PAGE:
Justin Delgado is husband to Kacie Doyle-Delgado, diagnosed at age 11. After more than a decade together, he considers himself to be an expert carb counter and Dexcom inserter. He graduated with his Master of Science in Finance from the University of Utah in 2013 and has been working in commercial banking since then. He attended his first Friends for Life conference in 2015 and is looking forward to volunteering with the teens.
January 13, 2004
Question from Bloomington, Indiana, USA:
I was diagnosed with hypoglycemia when I was 16. I had a fasting blood sugar test which read 64 mg/dl [3.6 mmol/L] at a free clinic to test people for diabetes, high blood pressure, and high cholesterol. The nurse asked me if I was on diabetes medication and I said no. She said that was too low and I should talk to my doctor. She said that people with hypoglycemia have a higher risk of developing diabetes. I am not sure if I have hypoglycemia, but I have tremors in my hands and I have been having a lot of dizzy/fainting spells and severe headaches when I haven't eaten for a while. I am supposed to take food with me to eat in class, but I'm not allowed to and so then I get sick (especially after one class I have that lasts from 12:15 to 2:30). I am 18 years old now and I have become worried because a lot of people on my mother's side of the family are overweight or obese and have type 2 diabetes, high blood pressure, and high cholesterol. My uncle is only 45 and he has already had a stroke. My 72 year old grandmother was recently diagnosed with type 2 diabetes. I don't know my mom's medical history because she died when I was 6 months old. All I know was that she was 5' 1" and weighed 250 pounds. I also don't know my dad's medical history because he is in prison in another state, but I know that he is overweight and there is also a prevalence of type 2 diabetes and heart trouble on his side of the family. I don't think I am overweight. I am 4' 11" and weigh 109 pounds, but it is mostly muscle. I try to exercise but it is very hard to eat healthy food now that I am in college. Almost everything is fried and there are almost no vegetables or fruit. I usually have to go to the grocery store and buy my own food. I recently had a non-fasting blood sugar test and it was 57 mg/dl [3.2 mmol/L]. I was told again that this was too low and I needed to start eating more. But now that I am back home for break, my grandmother tested my blood sugar for me two hours after I ate a relatively carb-high meal because I got extremely dizzy and almost passed out. It was 93 mg/dl [5.2 mmol/L]. This morning she took it again for me and it was 78 mg/dl [4.3 mmol/L], so I think the higher numbers mean they are under control. Do you think that I really have hypoglycemia and am I at a high risk for developing diabetes?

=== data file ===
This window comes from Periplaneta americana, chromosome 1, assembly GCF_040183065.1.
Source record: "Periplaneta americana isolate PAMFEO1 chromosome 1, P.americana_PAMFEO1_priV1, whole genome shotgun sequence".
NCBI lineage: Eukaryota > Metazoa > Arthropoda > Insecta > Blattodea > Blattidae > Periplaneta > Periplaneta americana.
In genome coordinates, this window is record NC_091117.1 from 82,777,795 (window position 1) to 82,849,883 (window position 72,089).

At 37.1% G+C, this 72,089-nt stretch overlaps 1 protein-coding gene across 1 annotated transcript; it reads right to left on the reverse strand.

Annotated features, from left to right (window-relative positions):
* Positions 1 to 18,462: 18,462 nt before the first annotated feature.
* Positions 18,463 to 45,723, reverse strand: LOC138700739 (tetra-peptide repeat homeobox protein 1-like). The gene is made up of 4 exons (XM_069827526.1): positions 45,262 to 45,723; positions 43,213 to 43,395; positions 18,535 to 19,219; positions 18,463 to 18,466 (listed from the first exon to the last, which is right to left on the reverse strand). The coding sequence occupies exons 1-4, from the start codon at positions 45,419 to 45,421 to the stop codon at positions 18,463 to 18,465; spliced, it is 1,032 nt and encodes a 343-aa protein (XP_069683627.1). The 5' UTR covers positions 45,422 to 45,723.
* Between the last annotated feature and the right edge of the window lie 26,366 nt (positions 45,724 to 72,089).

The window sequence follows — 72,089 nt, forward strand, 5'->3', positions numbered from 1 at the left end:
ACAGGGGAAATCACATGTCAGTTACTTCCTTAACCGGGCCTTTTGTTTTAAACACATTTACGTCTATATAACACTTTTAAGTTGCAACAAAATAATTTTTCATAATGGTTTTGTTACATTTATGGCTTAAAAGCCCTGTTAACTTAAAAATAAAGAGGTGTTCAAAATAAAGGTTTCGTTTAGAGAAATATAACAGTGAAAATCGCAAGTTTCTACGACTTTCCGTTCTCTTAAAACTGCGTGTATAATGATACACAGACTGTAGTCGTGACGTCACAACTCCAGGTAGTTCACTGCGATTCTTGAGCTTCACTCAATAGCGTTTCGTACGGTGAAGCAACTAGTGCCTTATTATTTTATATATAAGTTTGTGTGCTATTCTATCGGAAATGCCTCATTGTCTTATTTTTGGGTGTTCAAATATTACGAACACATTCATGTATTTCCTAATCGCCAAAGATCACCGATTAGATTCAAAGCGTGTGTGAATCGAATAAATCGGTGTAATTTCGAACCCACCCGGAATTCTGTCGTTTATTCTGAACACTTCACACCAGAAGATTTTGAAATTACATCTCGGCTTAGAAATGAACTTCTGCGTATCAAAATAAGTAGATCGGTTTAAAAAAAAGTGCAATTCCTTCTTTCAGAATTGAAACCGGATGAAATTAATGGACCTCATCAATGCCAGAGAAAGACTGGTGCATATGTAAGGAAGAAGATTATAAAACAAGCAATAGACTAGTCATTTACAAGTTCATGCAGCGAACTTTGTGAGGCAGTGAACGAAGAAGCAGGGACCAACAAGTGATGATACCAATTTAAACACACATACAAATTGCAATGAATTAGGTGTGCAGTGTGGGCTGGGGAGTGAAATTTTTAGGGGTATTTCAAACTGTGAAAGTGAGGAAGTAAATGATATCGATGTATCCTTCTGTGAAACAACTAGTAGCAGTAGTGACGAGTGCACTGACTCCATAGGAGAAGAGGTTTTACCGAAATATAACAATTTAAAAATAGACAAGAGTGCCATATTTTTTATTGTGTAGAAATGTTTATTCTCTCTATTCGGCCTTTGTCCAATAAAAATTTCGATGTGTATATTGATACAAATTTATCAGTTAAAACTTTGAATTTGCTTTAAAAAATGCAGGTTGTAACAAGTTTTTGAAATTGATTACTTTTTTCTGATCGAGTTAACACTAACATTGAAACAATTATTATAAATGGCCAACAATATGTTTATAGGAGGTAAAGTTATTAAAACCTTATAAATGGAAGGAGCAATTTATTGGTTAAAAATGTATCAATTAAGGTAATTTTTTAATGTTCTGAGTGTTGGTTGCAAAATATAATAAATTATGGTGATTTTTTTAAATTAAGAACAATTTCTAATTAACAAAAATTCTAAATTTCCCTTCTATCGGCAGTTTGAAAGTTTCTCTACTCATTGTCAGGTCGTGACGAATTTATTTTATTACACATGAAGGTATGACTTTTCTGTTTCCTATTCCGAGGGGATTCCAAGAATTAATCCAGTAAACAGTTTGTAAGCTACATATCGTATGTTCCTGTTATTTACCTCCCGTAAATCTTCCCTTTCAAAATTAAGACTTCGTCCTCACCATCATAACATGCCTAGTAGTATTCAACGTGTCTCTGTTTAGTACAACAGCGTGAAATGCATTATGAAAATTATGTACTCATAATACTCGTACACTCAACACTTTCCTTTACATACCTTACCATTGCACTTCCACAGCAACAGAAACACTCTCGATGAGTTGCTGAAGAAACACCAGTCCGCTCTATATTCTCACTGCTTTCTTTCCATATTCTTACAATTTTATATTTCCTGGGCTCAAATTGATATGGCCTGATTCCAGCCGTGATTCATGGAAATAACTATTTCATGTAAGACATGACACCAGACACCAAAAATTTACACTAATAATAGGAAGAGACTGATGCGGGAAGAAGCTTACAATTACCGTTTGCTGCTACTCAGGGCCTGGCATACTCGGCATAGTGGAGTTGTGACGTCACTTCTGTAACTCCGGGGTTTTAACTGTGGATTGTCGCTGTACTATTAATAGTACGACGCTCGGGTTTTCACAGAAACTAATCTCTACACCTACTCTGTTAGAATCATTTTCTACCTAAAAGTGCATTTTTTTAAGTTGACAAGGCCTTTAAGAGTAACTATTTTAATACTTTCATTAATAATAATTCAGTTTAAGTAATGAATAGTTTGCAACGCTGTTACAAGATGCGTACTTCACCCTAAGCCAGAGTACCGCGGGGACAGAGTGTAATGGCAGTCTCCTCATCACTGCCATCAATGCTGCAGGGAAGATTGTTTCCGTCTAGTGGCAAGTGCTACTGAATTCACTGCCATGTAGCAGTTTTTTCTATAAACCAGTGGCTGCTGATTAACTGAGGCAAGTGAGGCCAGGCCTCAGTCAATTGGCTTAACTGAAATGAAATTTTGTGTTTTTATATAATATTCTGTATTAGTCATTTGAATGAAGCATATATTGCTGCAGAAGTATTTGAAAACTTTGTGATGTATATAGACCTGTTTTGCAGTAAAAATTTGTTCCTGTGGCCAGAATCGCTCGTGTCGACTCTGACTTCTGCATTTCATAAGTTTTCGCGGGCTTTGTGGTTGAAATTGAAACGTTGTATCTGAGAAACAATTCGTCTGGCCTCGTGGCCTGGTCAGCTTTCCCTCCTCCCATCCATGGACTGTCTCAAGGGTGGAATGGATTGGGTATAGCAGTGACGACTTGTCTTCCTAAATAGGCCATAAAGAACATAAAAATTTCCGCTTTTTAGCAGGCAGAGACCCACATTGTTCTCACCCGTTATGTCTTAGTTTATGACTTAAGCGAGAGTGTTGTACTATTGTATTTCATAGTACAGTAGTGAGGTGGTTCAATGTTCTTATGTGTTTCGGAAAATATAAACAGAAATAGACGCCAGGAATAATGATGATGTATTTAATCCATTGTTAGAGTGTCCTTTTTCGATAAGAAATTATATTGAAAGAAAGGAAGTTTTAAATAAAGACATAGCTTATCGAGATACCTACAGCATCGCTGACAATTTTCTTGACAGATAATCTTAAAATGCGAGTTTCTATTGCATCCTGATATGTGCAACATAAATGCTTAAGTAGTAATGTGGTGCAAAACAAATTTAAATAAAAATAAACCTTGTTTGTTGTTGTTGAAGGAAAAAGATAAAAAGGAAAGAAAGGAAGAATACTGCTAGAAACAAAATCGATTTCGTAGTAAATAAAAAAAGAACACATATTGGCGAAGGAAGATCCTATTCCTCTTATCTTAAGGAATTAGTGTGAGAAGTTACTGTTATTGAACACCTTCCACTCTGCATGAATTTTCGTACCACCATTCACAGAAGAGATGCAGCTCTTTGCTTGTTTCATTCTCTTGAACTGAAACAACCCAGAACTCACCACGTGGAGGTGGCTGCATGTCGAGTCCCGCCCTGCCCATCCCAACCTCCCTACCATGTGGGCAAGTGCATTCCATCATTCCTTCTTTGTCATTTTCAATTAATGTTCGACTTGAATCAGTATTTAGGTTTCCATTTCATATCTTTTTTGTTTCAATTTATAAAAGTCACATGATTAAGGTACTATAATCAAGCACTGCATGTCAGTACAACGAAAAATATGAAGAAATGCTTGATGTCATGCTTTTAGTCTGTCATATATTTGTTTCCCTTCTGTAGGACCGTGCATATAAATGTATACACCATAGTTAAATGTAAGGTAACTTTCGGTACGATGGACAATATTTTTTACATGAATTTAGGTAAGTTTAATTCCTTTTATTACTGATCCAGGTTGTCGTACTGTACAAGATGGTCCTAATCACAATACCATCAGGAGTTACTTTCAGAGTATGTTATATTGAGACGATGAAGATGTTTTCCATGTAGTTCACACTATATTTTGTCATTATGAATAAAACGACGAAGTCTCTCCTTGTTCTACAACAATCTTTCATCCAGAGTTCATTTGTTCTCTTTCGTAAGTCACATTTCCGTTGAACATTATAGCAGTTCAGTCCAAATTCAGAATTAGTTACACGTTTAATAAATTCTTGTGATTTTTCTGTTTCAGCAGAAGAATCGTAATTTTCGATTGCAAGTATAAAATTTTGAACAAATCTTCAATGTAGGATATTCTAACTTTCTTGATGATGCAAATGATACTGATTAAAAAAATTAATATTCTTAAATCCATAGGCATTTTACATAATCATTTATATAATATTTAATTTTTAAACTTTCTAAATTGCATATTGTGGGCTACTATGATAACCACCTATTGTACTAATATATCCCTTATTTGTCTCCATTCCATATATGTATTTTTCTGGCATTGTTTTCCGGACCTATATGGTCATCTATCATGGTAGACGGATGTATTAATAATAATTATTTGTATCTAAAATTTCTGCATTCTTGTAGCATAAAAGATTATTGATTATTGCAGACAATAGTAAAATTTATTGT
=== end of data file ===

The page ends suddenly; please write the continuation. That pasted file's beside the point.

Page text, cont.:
I do not know of which specific test for hypoglycemia you have been tested if any beyond random blood sugar (that actually must be lower than 55 mg/dl and confirmed twice at least in order to be diagnostic of true hypoglycemia that must be further diagnosed with specific tests), but it sounds to me like you might have most of the features of the insulin-resistance metabolic syndrome (high blood pressure, high cholesterol) yielding in your case to compensatory hyperinsulinemia and eventually low blood sugar with all the symptoms you describe that certainly are consistent with hypoglycemia. Family history in both your parental sides is further convincing of the metabolic syndrome trait and all these may indeed predispose you, once the endocrine pancreas won’t meet the increased demand of insulin secondary to insulin-resistance, to insulin deficiency and eventually to diabetes.
But all these can be significantly prevented with proper daily exercise and reduced intake of calories mostly trough a balanced diet. In your case of low blood sugar I would also encourage you to provide small snacks between meals or just before and after exercising. This will allow his blood glucoses to stay closer to normal. We usually suggest that people with this challenge have small snacks between meals — something like crackers and cheese or peanut butter and crackers, or something similar. He can also have some sweets with this snack, but he should not eat sweets (as juices, candy, pop or even a piece of fruit) alone. The added protein and fat of the snack have proven very helpful. Lastly all these must be included in a proper diet.